Aircraft Accident Report AAR 2/2023 - Sikorsky S-92A, G-MCGY

Air Accidents Investigation Branch

November 2
10:00 2023


The Air Accidents Investigation Branch (AAIB) were notified of this accident on 4March2022, the day that it occurred. In exercise of his powers, the Chief Inspector of Air Accidents ordered an investigation to be carried out in accordance with the provisions of retained Regulation (EU) 996/2010 (as amended) and the UK Civil Aviation (Investigation of Air Accidents and Incidents) Regulations 2018.

The sole objective of the investigation of an accident or serious incident under these regulations is the prevention of accidents and serious incidents. It shall not be the purpose of such an investigation to apportion blame or liability.

In accordance with established international arrangements, the National Transportation Safety Board (NTSB) in the USA, representing the State of Design and Manufacture of the helicopter, appointed an Accredited Representative to the investigation. The helicopter operator, the hospital Helicopter Landing Site (HLS) Site Keeper, and the UK Civil Aviation Authority (CAA) also assisted with the investigation.


The helicopter, G-MCGY, was engaged on a Search and Rescue mission to extract a casualty near Tintagel, Cornwall and fly them to hospital for emergency treatment. The helicopter flew to Derriford Hospital (DH), Plymouth which has a Helicopter Landing Site (HLS) located in a secured area within one of its public car parks. During the approach and landing, several members of the public in the car park were subjected to high levels of downwash from the landing helicopter. One person suffered fatal injuries, and another was seriously injured.

The investigation identified the following causal factors:

  1. The persons that suffered fatal and serious injuries were blown over by high levels of downwash from a landing helicopter when in publicly accessible locations near the DH HLS.

  2. Whilst helicopters were landing or taking off, uninvolved persons were not prevented from being present in the area around the DH HLS that was subject to high levels of downwash.

The investigation identified the following contributory factors:

  1. The HLS at DH was designed and built to comply with the guidance available at that time, but that guidance did not adequately address the issue of helicopter downwash.

  2. The hazard of helicopter downwash in the car parks adjacent to the HLS was not identified, and the risk of possible injury to uninvolved persons was not properly assessed.

  3. A number of helicopter downwash complaints and incidents at DH were recorded and investigated. Action was taken in each case to address the causes identified, but the investigations did not identify the need to manage the downwash hazard in Car ParkB, so the actions taken were not effective in preventing future occurrences.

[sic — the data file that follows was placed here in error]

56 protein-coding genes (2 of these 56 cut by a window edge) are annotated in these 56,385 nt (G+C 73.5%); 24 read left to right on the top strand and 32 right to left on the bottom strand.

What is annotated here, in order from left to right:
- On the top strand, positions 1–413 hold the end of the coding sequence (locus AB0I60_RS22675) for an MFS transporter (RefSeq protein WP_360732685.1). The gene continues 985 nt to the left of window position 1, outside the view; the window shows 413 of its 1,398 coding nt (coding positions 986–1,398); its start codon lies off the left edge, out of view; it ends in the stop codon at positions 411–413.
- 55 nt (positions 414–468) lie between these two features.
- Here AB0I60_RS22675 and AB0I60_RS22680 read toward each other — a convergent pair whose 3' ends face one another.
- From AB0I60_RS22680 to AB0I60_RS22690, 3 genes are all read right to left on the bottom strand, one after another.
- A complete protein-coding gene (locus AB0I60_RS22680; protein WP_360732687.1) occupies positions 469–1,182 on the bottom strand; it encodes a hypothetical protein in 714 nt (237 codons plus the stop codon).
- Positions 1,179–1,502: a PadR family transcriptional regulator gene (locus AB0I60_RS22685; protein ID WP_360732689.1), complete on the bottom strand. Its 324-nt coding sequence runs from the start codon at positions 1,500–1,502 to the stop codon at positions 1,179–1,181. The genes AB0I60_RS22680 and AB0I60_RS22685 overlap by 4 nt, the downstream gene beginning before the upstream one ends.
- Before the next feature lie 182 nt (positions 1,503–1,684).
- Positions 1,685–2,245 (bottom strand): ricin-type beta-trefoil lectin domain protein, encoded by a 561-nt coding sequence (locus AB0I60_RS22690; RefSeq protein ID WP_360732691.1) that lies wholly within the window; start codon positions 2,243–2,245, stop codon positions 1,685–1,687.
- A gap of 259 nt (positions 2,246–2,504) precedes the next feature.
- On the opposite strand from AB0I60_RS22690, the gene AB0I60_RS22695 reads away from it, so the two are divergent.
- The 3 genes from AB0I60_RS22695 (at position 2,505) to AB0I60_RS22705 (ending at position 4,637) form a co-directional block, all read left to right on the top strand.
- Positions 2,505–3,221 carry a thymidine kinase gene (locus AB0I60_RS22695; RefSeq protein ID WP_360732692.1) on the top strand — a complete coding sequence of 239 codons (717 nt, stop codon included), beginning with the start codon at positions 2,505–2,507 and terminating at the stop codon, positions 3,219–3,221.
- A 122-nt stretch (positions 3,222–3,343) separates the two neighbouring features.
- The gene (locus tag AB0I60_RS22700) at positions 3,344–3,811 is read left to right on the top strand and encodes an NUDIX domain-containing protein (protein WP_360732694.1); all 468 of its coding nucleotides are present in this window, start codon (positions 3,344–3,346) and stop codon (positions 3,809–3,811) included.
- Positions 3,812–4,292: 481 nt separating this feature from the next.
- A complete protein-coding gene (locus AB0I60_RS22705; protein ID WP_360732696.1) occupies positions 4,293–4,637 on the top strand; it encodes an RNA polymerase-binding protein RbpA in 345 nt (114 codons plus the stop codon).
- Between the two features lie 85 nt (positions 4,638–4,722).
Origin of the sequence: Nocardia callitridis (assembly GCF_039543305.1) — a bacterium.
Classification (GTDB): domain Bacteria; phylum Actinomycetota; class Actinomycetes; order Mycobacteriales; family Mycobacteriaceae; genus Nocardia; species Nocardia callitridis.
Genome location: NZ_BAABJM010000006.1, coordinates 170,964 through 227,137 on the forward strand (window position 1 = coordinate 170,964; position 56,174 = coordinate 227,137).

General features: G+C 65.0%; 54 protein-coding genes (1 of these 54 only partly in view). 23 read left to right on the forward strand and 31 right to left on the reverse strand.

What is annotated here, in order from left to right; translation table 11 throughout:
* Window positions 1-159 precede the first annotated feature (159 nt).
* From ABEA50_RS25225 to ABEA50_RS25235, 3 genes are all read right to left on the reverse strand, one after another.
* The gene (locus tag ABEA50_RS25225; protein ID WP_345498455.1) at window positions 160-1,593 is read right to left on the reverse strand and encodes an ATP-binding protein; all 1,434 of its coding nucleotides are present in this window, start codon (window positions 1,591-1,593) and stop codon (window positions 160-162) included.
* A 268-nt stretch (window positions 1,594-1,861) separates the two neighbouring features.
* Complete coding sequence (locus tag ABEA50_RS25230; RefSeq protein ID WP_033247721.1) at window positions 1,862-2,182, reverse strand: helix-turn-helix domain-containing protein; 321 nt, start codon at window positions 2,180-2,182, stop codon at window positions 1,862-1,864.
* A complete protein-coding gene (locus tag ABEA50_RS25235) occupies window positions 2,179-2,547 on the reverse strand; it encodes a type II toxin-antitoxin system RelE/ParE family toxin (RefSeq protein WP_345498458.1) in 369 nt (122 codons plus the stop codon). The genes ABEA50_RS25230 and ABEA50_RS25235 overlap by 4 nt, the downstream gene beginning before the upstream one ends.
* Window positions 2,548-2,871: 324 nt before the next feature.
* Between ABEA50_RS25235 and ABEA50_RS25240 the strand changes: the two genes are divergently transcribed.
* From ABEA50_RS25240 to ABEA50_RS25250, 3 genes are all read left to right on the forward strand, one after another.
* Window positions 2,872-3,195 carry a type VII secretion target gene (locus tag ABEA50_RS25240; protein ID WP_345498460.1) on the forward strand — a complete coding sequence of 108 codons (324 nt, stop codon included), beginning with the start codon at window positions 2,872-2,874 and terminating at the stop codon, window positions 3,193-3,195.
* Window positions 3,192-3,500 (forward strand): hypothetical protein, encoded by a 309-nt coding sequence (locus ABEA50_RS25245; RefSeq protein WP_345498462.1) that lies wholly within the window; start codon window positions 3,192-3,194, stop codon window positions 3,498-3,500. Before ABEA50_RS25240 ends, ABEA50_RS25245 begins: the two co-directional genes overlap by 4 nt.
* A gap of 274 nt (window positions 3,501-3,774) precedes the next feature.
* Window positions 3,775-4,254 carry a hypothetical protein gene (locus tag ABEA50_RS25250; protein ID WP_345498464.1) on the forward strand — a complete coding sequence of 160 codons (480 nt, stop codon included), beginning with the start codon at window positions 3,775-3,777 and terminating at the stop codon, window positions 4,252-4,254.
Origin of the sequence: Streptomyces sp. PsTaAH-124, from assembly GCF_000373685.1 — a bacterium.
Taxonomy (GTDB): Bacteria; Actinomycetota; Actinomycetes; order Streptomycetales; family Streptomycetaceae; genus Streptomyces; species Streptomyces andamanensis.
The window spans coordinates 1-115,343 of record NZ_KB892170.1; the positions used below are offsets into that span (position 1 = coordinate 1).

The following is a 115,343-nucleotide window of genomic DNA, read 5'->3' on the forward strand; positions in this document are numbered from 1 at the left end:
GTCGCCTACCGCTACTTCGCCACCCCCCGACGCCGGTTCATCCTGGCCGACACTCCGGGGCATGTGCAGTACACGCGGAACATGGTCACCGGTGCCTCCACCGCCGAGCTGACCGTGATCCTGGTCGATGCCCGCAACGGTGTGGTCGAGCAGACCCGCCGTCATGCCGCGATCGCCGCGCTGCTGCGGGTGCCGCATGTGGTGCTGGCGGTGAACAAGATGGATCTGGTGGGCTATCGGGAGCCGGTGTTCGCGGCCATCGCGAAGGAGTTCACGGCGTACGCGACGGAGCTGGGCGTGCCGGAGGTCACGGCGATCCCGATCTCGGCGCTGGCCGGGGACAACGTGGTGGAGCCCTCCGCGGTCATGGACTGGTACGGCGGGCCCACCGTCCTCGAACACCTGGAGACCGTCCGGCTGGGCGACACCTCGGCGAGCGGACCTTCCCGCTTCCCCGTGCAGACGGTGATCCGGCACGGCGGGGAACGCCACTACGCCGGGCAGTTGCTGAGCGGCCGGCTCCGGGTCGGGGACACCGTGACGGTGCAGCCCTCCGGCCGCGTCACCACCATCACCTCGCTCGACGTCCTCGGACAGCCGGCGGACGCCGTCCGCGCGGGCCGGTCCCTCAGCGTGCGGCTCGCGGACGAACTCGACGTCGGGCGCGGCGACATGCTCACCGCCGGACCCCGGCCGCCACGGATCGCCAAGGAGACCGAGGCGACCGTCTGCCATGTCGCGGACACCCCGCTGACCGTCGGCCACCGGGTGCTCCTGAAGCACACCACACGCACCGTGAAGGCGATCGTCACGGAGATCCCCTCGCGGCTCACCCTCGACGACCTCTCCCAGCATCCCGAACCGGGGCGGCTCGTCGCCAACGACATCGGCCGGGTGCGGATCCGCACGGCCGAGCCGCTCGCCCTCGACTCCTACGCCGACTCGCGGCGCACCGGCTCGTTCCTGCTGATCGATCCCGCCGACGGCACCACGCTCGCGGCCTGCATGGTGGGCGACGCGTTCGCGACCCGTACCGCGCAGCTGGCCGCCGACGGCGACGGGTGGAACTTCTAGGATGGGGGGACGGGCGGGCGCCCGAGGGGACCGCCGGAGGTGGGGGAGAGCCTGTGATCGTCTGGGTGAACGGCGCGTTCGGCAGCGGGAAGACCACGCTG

4. Prior to this accident, nobody at DH that the AAIB spoke to was aware of the existence of Civil Aviation Publication (CAP)1264, which includes additional guidance on downwash and was published after the HLS at DH was constructed. The document was not retrospectively applicable to existing HLS.

  5. The operator of G-MCGY was not fully aware of the DH HLS Response Team staffs roles, responsibilities, and standard operating procedures.

  6. The commander of G-MCGY believed that the car park surrounding the DH HLS would be secured by the hospitals HLS Response Team staff, but the co?pilot believed these staff were only responsible for securing the HLS.

  7. The DH staff responsible for the management of the HLS only considered the risk of downwash causing harm to members of the public within the boundary of the HLS and all the mitigations focused on limiting access to this space.

  8. The DH staff responsible for the management of the HLS had insufficient knowledge about helicopter operations to safely manage the downwash risk around the site.

  9. The HLS safety management processes at DH did not result in effective interventions to address the downwash hazard to people immediately outside the HLS.

  10. HLS safety management processes at DH did not identify that the mitigations for the downwash hazard were not working well enough to provide adequate control of the risk from downwash.

  11. Communication between helicopter operators and DH was ineffective in ensuring that all the risks at the DH HLS were identified and appropriately managed.

  12. Safety at hospital HLS throughout the UK requires effective information sharing and collaboration between HLS Site Keepers and helicopter operators but, at the time of the accident, there was no convenient mechanism for information sharing between them.

Following this accident, Safety Action was taken by the helicopter operator, Derriford Hospital and NHS England Estates to control and mitigate the risk. The specific action taken is detailed in paragraph 4.2.1 of this report. Additional action by Derriford Hospital and NHS England Estates to improve safety, as described in paragraph 4.2.2 of this report, is either planned or in progress.

Helicopters used for Search and Rescue and Helicopter Emergency Medical Services (HEMS) perform a vital role in the UK and, although the operators of these are regulated by the UK Civil Aviation Authority, the many helicopter landing sites provided by hospitals are not. It is essential that the risks associated with helicopter operations into areas accessible by members of the public are fully understood by the HLS Site Keepers, and that effective communication between all the stakeholders involved is established and maintained. Therefore, nine Safety Recommendations have been made to address these issues, and these are listed in paragraph 4.1 of this report.

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AAR 2/2023: Sikorsky S-92A, G-MCGY

Published 2 November 2023

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